Dear J.T. & Dale: A woman I worked closely with just left our company. The company she went to is pretty cool, and she’s pushing me hard to apply for a job there, and says I’ll definitely get it. While I think she’s nice enough, there’s something about her that feels a bit competitive. There were times where she talked about her boss and it’s clear that she thought she wasn’t getting enough recognition. That’s why she decided to leave. It almost feels like she wants me to leave so that my company will suffer. I don’t necessarily want to miss out on an opportunity, but something feels off. – Sofia
J.T.: I would strongly encourage you to do your homework on this job before thinking about leaving. Even so, if you really like the company that you’re with now, and there’s an opportunity for growth, I would advise you to stay. There is a saying: Last in, first out. Anytime you start a new job there’s a grace period and if it doesn’t work out you could be in trouble. Also, based on what you’ve told me, it does sound like your former coworker thinks she’s better than others and that could come back to bite her at the new role. I think you’re wise to stay put and see what you can do to develop your career where you are; if you’re not seeing the results then you can always go back to her and say you made a mistake and now would like her help to find a job there.
DALE: That seems so timid, a corporate mouse trembling in the bureaucratic undergrowth, whispering, “I don’t dare come out.” No. Here is a great opportunity for learning. You’re being given an easy chance to test the job market, just take the offered introduction and see if it leads to a terrific job offer. If the offer is uninspiring, then you stay put. However, with the job market in disarray, you may find yourself worth much more than you’re making now. Sure, do your research and make sure the company is hiring for the right reasons, but don’t pass up a free peek into a different job.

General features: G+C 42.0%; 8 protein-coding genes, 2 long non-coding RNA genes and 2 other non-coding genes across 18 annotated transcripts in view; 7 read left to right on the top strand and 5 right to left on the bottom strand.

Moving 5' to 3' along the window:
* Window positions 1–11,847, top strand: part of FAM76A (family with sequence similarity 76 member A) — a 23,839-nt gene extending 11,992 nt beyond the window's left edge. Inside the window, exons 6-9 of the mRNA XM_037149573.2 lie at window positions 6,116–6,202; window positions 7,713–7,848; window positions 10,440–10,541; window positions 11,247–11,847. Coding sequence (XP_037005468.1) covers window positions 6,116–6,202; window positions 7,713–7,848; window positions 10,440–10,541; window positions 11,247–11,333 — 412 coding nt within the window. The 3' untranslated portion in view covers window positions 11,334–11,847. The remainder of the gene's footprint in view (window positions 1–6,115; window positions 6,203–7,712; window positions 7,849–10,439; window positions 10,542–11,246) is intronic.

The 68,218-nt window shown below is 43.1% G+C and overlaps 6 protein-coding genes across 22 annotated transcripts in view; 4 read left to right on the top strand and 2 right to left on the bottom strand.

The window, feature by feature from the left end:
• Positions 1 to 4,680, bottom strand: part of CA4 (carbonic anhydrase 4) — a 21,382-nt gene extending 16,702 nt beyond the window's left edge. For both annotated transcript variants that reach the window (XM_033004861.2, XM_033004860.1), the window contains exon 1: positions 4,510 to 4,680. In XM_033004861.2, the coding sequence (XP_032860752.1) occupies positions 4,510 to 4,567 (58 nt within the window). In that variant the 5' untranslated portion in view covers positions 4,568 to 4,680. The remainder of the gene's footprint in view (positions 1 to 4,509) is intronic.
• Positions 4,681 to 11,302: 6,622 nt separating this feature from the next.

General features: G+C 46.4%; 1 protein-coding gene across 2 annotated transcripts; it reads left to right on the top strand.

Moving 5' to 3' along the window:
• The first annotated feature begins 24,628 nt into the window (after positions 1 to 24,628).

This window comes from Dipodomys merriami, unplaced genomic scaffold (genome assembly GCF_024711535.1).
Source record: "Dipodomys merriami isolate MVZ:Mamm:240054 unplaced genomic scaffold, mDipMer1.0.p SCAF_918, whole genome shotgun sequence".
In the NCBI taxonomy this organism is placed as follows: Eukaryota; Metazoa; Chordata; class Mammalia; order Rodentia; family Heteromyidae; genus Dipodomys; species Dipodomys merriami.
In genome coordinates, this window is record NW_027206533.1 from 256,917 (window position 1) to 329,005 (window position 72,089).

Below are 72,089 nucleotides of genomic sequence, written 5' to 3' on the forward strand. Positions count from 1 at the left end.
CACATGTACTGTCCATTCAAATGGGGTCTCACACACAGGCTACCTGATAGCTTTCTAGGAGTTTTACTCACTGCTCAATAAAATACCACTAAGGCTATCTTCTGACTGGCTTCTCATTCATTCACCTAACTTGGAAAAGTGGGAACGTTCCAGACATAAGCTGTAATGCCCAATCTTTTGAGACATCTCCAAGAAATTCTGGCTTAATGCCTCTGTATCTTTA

J.T.: So, there are two options. Please let us know what you decide and how it works out.
Dear J.T. & Dale: A bunch of us have heard through the rumor mill that our company is about to be bought. The company that would be buying us has the exact same departments that we do, so my guess is we would all be redundant. We’ve also heard that we might get bonuses by staying. Nobody wants to leave until we know what’s happening. When is the right time to start to look for a job? We don’t want to get let go and be out of work. – Dom
DALE: If you follow this column, then you’ll know this: ABL (that’s Always Be Looking). To have a flourishing career, you will need to be lucky or else be nimble, moving to growing companies in thriving industries. Who’s growing and who’s thriving will keep changing, so you have to keep analyzing the market. What’s the opposite of being nimble? Waiting to get caught in a layoff.
J.T.: Except for one thing. I would definitely stay until the transaction happens, for the reason that you suggested – you never know if you might get some form of bonus or payout. Then, and here’s what Dale is missing, most companies won’t make any dramatic changes for the first 90 days after they announce the purchase. That’s the time that I would get your résumé and LinkedIn profile in order and start looking. Make a list of companies that you would like to work for and start networking with people who work there. That way, at the end of the 90 days, you can put the job search into high gear or you’ll know for sure if they’re keeping you. Either way you’ll be prepared.
Jeanine “J.T.” Tanner O’Donnell is a career coach and the founder of the leading career site www.workitdaily.com. Dale Dauten is founder of The Innovators’ Lab and author of a novel about H.R., “The Weary Optimist.” Please visit them at jtanddale.com, where you can send questions via email, or write to them in care of King Features Syndicate, 628 Virginia Drive, Orlando, FL 32803. (c) 2021 by King Features Syndicate, Inc.